Down with the kids: is it time I grew up ?

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One of my favourite things to do as a child was to sit on the living room rug and look through my father’s university yearbook. I loved that book: Aside from the novelty of seeing my father young (and with hair!), it seemed like such an exotic historical artefact. My dad had gone to college in the 1950s and all those black-and-white photos of young men with square haircuts and buttoned-up white shirts were so distant from my world, they might as well have been taken in the 1850s.

My parents weren’t like Captain von Trapp at the beginning of The Sound Of Music, cold and cut off from his children, but there was a definite boundary between their world and mine, reinforced in my mind by that yearbook. I found that immensely reassuring. I could shelter in that boundary when I was overwhelmed by my life, look at theirs and know that all this childish nonsense would soon pass. Being an adult would be different. Which is why I feel a little sorry for my own children.

By the time you read this, I’ll be at Glastonbury, blowing off some hard-won steam for the first time since my babies were born nine months ago. Turns out — who knew? — being a parent is hard, and I wanted a mini-break from it. But I remember my parents when they were my age and I can assure you they weren’t running off to music festivals. Nor were they listening to music by pin-up pop stars aimed at 15-year-olds. I, on the other hand, have been listening to Justin Bieber, who is basically half my age, for the past six months on a loop. When the story about Taylor Swift’s alleged relationship with Tom Hiddleston broke last week, I spent the next hour texting my friends about it. Did I mention that I’m 38? The day Prince died, my mother — who was my age now when Sign o’ The Times was released — said to me, “I didn’t realise people cared about him so much”.

Then there’s social media, the online testament of everyone’s need for validation. What do today’s children think when they see their parents on it, doing exactly what they do: Using emojis and acronyms, hoping for likes and fishing for followers? I will be able to ask my own children in a few years’ time. I’m enormously grateful my parents couldn’t ask me.

One of my favourite film characters is Amy Poehler’s “Cool Mom” in Mean Girls, the awful mother who wears Juicy Couture tracksuits and tries to hang out with her teenage daughter’s friends, because “you girls keep me young”. Cool Mom actively tries to be like a teenager. I’m worse: I feel as if I don’t know how to be anything else. When I caught myself last week doing the Bieber Sorry dance while preparing my children’s dinner, I realised I’d gone past annoying Cool Mom status to Generational Parody.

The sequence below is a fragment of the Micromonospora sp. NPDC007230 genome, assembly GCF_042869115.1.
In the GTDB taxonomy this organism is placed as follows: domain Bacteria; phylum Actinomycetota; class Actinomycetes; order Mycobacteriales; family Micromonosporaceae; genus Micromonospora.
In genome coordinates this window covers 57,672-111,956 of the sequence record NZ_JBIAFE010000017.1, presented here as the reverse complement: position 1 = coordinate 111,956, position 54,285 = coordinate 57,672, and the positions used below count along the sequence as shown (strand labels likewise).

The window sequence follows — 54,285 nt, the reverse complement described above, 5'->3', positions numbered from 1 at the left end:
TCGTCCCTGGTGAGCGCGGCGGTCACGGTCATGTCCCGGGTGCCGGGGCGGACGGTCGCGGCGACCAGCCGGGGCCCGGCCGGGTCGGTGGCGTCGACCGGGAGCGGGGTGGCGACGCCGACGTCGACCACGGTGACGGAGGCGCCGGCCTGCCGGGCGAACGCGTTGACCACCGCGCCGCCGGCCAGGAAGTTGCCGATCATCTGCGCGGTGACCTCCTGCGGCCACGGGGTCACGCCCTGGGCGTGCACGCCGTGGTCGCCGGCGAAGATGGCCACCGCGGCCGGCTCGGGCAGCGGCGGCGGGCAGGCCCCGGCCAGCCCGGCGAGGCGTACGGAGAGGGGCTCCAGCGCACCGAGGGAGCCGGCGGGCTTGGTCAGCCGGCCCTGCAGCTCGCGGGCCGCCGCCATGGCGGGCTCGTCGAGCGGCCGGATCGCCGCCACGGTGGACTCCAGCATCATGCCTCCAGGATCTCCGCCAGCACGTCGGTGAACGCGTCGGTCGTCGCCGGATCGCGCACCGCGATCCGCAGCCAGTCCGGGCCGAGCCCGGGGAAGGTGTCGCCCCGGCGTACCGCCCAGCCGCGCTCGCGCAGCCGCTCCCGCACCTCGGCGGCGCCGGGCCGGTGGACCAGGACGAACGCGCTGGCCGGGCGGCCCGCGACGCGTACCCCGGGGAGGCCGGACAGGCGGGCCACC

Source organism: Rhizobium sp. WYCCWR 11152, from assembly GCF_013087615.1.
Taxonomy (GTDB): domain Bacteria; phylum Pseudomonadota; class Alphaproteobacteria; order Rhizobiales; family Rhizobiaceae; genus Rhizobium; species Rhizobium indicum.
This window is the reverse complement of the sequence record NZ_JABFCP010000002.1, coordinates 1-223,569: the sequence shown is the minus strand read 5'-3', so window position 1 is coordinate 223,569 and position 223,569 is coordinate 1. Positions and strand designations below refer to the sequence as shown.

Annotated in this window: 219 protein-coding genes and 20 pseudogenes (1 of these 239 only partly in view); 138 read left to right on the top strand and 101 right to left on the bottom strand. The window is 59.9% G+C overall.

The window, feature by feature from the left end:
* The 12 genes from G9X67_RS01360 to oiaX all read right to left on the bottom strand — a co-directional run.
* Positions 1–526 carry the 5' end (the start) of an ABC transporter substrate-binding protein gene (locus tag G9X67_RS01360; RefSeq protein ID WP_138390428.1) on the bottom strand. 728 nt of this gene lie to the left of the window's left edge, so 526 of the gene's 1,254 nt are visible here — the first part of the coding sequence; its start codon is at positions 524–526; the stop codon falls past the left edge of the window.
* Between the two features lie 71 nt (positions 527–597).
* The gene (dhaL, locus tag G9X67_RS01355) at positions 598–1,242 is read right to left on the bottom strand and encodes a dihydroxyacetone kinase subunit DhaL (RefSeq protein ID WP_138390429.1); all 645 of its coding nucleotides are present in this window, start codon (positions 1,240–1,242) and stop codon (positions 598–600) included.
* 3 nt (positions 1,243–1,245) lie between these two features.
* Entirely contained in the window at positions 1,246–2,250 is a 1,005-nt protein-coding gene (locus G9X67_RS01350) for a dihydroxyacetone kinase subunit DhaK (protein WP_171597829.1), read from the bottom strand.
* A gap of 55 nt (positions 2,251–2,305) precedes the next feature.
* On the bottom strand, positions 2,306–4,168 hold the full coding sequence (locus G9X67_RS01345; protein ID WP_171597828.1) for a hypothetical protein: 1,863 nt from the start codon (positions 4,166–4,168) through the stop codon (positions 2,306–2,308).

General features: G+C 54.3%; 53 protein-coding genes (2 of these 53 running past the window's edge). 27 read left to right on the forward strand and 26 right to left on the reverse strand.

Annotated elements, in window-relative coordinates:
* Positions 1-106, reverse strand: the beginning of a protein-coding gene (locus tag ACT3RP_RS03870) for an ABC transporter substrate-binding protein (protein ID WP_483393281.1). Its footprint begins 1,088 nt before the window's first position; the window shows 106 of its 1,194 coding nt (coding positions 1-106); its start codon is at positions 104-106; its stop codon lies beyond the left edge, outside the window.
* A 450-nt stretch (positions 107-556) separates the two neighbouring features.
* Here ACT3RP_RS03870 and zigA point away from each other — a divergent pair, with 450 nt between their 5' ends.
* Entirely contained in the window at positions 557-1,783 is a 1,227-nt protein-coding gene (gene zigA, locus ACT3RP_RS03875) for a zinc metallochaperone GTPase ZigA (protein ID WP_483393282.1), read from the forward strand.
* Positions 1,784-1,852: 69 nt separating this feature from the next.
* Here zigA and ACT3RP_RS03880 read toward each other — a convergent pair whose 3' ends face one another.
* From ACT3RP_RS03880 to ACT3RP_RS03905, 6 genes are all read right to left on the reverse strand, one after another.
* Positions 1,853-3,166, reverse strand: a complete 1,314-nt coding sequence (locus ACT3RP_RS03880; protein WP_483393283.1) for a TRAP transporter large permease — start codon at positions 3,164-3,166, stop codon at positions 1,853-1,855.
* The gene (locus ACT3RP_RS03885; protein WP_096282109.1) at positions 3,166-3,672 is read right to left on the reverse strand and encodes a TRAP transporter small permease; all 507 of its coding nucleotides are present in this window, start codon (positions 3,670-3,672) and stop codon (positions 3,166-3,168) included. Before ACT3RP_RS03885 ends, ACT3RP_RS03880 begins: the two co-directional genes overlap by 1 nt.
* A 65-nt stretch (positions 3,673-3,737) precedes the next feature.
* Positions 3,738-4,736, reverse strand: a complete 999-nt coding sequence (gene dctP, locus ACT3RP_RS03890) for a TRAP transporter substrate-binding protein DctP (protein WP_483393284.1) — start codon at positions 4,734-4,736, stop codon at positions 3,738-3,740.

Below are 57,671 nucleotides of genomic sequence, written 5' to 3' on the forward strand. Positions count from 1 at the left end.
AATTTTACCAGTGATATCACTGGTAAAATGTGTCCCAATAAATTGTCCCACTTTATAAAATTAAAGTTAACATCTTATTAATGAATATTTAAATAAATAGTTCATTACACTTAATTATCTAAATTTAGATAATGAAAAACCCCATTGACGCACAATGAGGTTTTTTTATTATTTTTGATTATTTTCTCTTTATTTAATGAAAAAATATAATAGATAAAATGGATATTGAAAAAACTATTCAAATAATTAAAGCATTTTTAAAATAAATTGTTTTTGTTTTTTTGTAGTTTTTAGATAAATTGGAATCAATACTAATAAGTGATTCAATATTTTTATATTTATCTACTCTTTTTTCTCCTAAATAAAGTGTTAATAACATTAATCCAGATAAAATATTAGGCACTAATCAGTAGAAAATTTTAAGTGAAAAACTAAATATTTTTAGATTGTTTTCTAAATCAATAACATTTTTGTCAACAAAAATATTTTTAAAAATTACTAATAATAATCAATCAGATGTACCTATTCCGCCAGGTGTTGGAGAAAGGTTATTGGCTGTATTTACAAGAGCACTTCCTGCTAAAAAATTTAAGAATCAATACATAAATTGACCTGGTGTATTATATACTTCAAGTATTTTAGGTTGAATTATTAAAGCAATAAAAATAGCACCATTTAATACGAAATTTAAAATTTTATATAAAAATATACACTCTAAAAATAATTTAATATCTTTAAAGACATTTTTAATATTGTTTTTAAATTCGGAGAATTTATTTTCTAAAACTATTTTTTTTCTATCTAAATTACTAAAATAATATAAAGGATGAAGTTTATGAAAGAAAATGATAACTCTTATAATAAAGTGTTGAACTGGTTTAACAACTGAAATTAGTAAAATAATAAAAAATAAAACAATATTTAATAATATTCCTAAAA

Sure, there were parents in the 1980s who listened to Michael Jackson — and not just the Jackson 5, who they grew up with. But they were seen as eccentric, the kind who might offer you a beer when you were 13. Now, every parent I know listens to Miley Cyrus, never Billy Ray, who we grew up with. Some parents say sharing culture and social media with their children brings them closer together, but my response to that is a sceptical face emoji. As a child, what I needed most was my own space. No children should feel insecure about their mother having more Facebook friends than they do.

I don’t think the generations should be storeyed and separate, with the children sealed off in a separate wing, brought out once a day to kiss pater and mater good eventide (although ask me again in two years, when my twins are toddlers). But today’s generations are so melded, with everyone swilling around in an open-plan office where Swift’s 1989 is always playing and everyone’s on Instagram, where can a child take a break from the melee, or from their parents?

My generation has refused to move on, partly because we’re all expected to stay young and with it for ever, and largely because we don’t want to. And that’s fine: It’s nice that I don’t have to start dressing like Hyacinth Bucket and retune my radio to Drive Time FM as soon as I hit 40. But it does make parenting a little confusing. Is there a middle ground between Captain von Trapp and Cool Mom? I’m determined to find it. These children keep me young, you know.

Hadley Freeman is a Guardian columnist and features writer.